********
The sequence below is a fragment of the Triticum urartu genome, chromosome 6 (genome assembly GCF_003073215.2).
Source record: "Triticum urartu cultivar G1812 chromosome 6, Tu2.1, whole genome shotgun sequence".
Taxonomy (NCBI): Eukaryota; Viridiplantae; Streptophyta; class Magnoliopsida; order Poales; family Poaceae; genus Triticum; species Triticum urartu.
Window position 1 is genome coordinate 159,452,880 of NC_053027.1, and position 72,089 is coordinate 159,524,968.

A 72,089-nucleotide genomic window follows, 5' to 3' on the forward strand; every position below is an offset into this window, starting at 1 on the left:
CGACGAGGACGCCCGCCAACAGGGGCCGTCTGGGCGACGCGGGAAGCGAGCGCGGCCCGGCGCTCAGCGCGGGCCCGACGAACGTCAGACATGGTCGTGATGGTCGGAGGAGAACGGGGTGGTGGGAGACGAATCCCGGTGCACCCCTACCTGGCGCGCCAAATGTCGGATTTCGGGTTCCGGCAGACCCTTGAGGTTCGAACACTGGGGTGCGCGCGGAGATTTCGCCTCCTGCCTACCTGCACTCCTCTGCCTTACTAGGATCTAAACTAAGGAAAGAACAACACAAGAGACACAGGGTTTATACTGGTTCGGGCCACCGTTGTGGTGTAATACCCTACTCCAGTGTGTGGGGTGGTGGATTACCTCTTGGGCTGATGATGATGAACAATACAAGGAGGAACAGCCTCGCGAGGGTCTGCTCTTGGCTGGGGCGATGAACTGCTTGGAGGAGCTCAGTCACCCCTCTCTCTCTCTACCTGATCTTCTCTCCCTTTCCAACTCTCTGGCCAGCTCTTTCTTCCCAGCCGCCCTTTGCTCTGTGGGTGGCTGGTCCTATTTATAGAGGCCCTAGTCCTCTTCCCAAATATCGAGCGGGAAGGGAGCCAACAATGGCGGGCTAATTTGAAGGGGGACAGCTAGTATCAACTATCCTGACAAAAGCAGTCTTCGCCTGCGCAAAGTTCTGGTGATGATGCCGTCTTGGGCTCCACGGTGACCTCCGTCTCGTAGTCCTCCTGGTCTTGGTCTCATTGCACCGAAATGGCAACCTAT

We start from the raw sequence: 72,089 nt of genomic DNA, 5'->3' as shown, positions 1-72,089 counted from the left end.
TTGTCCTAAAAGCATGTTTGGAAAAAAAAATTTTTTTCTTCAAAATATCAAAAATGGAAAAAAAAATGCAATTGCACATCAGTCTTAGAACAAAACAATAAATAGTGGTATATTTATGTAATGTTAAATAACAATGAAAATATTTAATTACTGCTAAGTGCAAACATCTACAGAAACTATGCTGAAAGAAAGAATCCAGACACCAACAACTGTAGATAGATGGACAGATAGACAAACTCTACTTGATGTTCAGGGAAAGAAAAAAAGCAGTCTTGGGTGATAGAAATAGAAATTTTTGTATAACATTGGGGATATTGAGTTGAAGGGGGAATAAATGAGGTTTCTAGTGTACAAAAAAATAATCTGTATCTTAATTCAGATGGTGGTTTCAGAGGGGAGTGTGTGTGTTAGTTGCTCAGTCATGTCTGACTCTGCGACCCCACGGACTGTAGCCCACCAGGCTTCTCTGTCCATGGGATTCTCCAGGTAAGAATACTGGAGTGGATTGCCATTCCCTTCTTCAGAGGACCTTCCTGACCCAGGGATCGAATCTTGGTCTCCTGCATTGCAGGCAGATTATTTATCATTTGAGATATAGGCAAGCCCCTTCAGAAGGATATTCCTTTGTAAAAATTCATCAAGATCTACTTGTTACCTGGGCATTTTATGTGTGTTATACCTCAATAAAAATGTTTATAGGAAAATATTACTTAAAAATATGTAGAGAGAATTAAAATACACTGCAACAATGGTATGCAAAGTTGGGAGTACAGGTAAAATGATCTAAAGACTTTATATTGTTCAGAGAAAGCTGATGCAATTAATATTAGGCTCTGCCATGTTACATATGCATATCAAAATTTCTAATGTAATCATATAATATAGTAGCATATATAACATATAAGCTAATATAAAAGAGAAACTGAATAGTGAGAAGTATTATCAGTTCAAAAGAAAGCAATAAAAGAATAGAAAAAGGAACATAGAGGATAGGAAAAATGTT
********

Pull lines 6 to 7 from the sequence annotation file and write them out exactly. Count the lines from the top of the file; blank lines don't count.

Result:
CGACGAGGACGCCCGCCAACAGGGGCCGTCTGGGCGACGCGGGAAGCGAGCGCGGCCCGGCGCTCAGCGCGGGCCCGACGAACGTCAGACATGGTCGTGATGGTCGGAGGAGAACGGGGTGGTGGGAGACGAATCCCGGTGCACCCCTACCTGGCGCGCCAAATGTCGGATTTCGGGTTCCGGCAGACCCTTGAGGTTCGAACACTGGGGTGCGCGCGGAGATTTCGCCTCCTGCCTACCTGCACTCCTCTGCCTTACTAGGATCTAAACTAAGGAAAGAACAACACAAGAGACACAGGGTTTATACTGGTTCGGGCCACCGTTGTGGTGTAATACCCTACTCCAGTGTGTGGGGTGGTGGATTACCTCTTGGGCTGATGATGATGAACAATACAAGGAGGAACAGCCTCGCGAGGGTCTGCTCTTGGCTGGGGCGATGAACTGCTTGGAGGAGCTCAGTCACCCCTCTCTCTCTCTACCTGATCTTCTCTCCCTTTCCAACTCTCTGGCCAGCTCTTTCTTCCCAGCCGCCCTTTGCTCTGTGGGTGGCTGGTCCTATTTATAGAGGCCCTAGTCCTCTTCCCAAATATCGAGCGGGAAGGGAGCCAACAATGGCGGGCTAATTTGAAGGGGGACAGCTAGTATCAACTATCCTGACAAAAGCAGTCTTCGCCTGCGCAAAGTTCTGGTGATGATGCCGTCTTGGGCTCCACGGTGACCTCCGTCTCGTAGTCCTCCTGGTCTTGGTCTCATTGCACCGAAATGGCAACCTAT

We start from the raw sequence: 72,089 nt of genomic DNA, 5'->3' as shown, positions 1-72,089 counted from the left end.